Cuong Vu 4TET, Ballet (Rare Noise)
Trumpeter Vu and three fellow Seattle adventurers explore pieces by Michael Gibbs. It was guitarist Bill Frisell’s idea to bring the British composer to the University of Washington last year for concerts of his orchestral music as well as sets by Vu’s quartet with Frisell, bassist Luke Bergman and drummer Ted Poor. In a news release, Vu is quoted as saying that their aim was, “…our individual aesthetics coming together and trying to find a common goal/language.” The language is post-bebop bordering on free jazz. Recorded at the concerts, the 4TET—with exhilaration and a sense of risk—apply their unique idiom to five Gibbs compositions. “Ballet” begins as a series of collective abstractions and soon assumes a waltz feeling. Vu’s dazzling state-of-the-trumpet-art solo leads to him and Frisell ending with Gibbs’s eccentric melody appearing in the piece for the first time.
“Feelings And Things,” an abstract ballad, is primarily an occasion for Vu to bring his lyricism to the fore and let one of Gibbs’s most attractive melodies speak for itself. Ted Poor introduces “Blue Comedy” in a short, incisive solo charged with hi-hat licks and Roy Haynes pops. As Vu and Frisell introduce the tricky melody, the trumpet’s first few notes echo. Whether that is intentional is impossible to know, but it’s an intriguing effect. Frisell invests his solo with quirky asides and what sound like country licks. Rhythmic intensity builds under the impetus of Vu’s gnarly solo. Far from getting in the way, Poor ‘s drum chatter under Bergman’s bass solo enhances it.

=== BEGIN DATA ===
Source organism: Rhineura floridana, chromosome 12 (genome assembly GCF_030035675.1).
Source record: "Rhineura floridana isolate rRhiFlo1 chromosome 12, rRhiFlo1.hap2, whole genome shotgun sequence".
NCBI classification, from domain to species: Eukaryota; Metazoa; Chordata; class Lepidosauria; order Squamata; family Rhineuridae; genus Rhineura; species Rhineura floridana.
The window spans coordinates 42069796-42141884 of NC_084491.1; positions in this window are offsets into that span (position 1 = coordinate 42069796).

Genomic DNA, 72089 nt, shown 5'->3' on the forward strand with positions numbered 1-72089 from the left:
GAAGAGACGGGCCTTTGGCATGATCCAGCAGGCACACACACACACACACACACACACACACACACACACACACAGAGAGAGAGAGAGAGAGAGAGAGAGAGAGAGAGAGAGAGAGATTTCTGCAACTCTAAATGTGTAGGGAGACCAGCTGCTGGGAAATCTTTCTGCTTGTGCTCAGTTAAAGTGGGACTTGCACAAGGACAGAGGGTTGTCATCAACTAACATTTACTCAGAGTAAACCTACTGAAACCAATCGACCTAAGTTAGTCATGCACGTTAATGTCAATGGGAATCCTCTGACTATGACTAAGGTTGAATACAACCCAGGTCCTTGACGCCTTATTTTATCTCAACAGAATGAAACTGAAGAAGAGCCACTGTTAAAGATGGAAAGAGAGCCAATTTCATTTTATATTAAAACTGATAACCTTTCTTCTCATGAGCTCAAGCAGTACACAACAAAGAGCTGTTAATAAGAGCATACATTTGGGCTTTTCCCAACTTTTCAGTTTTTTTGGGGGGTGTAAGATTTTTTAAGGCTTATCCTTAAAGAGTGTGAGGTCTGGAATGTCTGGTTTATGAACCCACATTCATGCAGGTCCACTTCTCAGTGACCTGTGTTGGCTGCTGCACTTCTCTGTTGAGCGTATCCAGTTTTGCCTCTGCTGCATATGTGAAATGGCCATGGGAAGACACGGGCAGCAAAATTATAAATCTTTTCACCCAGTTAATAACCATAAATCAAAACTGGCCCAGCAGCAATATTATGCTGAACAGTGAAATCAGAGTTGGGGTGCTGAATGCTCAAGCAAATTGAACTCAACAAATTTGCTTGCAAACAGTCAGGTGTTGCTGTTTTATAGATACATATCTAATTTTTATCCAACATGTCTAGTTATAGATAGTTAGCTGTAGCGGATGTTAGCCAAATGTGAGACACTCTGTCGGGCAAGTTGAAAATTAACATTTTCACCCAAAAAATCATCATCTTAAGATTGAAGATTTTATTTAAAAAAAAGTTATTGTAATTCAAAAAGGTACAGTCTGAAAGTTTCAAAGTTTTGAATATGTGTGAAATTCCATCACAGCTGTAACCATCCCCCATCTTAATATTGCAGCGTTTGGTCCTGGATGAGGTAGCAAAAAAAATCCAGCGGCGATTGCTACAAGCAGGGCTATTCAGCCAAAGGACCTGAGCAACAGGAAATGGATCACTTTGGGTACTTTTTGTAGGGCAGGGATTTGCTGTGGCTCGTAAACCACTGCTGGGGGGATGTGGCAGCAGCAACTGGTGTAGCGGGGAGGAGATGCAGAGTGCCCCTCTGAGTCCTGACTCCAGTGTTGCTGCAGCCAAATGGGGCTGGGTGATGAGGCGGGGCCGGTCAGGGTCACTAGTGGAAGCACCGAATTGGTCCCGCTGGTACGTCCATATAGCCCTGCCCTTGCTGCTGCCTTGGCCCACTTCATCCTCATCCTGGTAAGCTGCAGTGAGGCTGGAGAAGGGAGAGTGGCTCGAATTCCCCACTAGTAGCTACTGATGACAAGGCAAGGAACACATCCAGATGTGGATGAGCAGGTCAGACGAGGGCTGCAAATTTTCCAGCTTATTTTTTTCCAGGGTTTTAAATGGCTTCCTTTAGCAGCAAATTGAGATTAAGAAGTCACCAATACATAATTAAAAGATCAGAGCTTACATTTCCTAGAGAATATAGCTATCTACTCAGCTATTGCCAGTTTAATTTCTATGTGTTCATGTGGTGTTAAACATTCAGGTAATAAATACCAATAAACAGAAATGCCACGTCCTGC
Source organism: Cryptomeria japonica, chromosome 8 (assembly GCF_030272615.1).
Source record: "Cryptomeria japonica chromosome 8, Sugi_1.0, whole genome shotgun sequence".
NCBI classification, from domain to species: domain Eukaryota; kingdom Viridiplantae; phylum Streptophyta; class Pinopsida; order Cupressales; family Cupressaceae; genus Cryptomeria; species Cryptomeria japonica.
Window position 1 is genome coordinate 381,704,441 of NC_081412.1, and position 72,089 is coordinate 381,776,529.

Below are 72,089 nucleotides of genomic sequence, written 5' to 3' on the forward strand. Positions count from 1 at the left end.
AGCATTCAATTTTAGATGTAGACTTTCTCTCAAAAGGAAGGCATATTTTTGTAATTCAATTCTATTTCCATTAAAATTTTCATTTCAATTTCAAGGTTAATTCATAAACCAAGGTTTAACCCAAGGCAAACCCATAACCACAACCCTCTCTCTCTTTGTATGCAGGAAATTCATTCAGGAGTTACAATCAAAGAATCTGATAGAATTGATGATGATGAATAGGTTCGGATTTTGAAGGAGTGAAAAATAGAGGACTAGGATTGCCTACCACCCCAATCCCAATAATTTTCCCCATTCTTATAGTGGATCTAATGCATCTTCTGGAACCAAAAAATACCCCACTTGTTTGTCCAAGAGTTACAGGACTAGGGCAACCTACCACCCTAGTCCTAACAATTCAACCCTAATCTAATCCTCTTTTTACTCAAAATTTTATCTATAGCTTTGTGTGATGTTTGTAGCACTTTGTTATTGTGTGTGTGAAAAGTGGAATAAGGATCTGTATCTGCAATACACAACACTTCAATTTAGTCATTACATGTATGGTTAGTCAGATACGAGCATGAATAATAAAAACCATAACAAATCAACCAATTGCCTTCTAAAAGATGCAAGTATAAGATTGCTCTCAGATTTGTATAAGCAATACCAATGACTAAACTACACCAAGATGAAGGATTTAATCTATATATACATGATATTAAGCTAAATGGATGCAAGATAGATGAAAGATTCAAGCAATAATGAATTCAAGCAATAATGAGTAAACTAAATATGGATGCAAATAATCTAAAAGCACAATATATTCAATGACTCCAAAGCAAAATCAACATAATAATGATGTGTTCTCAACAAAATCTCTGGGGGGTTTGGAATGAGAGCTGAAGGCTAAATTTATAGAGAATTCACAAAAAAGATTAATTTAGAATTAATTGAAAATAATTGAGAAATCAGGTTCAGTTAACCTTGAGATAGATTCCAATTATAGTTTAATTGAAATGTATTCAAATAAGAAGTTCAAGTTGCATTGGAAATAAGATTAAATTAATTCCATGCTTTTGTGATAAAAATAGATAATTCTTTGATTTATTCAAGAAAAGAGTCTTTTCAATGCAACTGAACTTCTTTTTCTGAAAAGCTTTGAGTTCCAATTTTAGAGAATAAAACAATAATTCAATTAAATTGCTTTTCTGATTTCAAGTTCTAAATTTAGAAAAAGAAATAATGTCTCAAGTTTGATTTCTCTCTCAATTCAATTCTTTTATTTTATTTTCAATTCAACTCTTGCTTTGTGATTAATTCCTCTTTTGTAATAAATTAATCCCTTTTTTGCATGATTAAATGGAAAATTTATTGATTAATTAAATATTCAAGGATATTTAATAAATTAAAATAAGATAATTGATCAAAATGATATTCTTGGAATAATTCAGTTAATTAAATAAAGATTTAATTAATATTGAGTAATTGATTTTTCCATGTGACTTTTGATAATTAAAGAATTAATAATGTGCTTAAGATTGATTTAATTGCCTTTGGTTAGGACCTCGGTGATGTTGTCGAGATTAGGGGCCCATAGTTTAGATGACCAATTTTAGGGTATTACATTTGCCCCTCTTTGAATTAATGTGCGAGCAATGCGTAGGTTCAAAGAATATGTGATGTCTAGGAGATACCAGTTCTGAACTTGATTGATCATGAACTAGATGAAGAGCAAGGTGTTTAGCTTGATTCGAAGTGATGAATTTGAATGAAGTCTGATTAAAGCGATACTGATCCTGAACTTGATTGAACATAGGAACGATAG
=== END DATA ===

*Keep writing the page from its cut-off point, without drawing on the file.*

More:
“And On The Third Day” is an exercise in drama and emotional density. Vu rasps, growls and echoes before settling into what could be taken, briefly, for a resonant Esbjörn Svensson excursion in Nordic placidity. Soon enough, however, he is fluttering, swooping, playing extended growls and, in general, giving a lesson in 21st Century jazz trumpet fluency. In his solo, Frisell uses amplifier distortion and alternates power chords with decisive downward strokes. As the track eases toward its close after 12 minutes of heat, the lower register of Frisell’s guitar guides us to a peaceful conclusion. This track has remarkable power. To absorb it, the listener may want to take the trip at least twice.
“Sweet Rain,” probably Gibbs’s best-known piece, opens with Vu’s trumpet as mellifluous as a cello—in distinct contrast with the raucousness of his work in “And On The Third Day.” The lyricism of Frisell’s solo has soft, but hardly timid, support from Poor’s brushes. This is Vu’s and Frisell’s first album together since 2005’s It’s Mostly Residual. Twelve years is too long between collaborations by musicians who are so stimulating together.